A spate of studies are going on in cancer;the latest one has its promise in 'small molecules' developed by the researchers of University of Michigan.
The researchers say that the new molecule called MI-219 is ideal for drug development given that it can be administered orally as a tablet, and has appeared to be safe for use in animal studies.
"For more than 10 years scientists have searched for ways to block p53 inhibition, but with little success. Our study clearly shows that this can be done," says study author Shaomeng Wang, Warner-Lambert/Parke-Davis Professor in Medicine at the U-M Medical School and co-director of the molecular therapeutics program at the U-M Comprehensive Cancer Center.
A report on the study's findings, published in the online edition of the Proceedings of the National Academy of Sciences, suggests that the new molecule may have the potential to treat many different types of cancer if human trials also show promising results.
In almost all human cancers, the protein p53, which normally helps suppress tumours, is inactivated. The gene does not do its job almost half the time because the gene that holds it is either mutated or missing altogether; while the other half of the time, another protein called human MDM2 binds to p53 to inhibit its tumour suppressor function.
The U-M team used a computer-assisted approach to design the MI-219 molecule, which they say is highly effective in blocking the interaction of MDM2 and p53. According to the researchers, MI-219 specifically kills tumour cells by harnessing the power of p53.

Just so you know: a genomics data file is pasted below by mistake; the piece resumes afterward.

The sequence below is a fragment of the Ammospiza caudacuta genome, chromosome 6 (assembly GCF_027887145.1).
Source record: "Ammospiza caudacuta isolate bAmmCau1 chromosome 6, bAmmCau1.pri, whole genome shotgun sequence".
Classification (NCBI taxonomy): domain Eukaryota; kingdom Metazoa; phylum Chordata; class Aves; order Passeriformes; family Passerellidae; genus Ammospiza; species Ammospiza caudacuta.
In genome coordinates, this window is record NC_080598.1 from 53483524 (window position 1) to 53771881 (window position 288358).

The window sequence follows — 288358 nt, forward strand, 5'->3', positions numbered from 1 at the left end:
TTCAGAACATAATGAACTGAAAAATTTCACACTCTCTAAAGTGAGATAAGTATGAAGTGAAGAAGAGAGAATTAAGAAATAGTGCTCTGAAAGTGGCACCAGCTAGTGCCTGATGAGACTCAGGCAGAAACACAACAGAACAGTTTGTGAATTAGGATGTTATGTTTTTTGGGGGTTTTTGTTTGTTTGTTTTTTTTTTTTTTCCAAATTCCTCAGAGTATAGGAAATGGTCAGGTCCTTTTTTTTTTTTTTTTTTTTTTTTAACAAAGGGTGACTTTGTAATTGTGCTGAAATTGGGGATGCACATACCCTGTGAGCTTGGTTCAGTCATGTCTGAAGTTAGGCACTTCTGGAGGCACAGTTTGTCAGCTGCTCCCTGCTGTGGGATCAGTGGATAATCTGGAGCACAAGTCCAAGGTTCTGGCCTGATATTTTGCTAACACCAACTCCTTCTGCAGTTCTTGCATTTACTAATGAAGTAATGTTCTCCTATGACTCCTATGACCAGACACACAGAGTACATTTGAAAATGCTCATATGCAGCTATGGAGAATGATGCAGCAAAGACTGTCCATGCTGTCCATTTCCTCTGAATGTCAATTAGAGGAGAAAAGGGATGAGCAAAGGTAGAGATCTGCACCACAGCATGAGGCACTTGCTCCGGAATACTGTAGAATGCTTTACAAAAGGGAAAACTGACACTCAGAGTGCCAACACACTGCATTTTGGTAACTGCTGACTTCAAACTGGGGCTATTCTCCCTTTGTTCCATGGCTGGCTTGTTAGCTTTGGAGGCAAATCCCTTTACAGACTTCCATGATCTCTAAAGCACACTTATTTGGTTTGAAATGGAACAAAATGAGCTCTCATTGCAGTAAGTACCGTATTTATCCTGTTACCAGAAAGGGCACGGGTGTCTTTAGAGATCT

In animal models of human cancer, MI-219 completely inhibited tumour growth without cause toxicity.
"Many traditional cancer drugs also activate p53 but they do so by causing DNA damage. They kill not only tumour cells but also normal cells, thus having severe side effects. MI-219 is unique in that it is designed to activate p53 without causing DNA damage, specifically killing tumour cells. Indeed, MI-219 is highly effective in inhibiting tumour growth, and even inducing tumour regression, but it has caused no toxicity to animals at efficacious doses," says Wang, professor of internal medicine and pharmacology at the U-M Medical School and professor of medicinal chemistry at the U-M College of Pharmacy.
The researchers say that MI-219 can be developed as a pill so that patients can take orally, rather than the traditional chemotherapy drugs that must be given intravenously at a hospital or cancer centre.
Wang, however, cautions: "While promising in pre-clinical studies, MI-219 needs to be evaluated in human clinical trials for its safety and efficacy for cancer treatment since it is a brand new drug."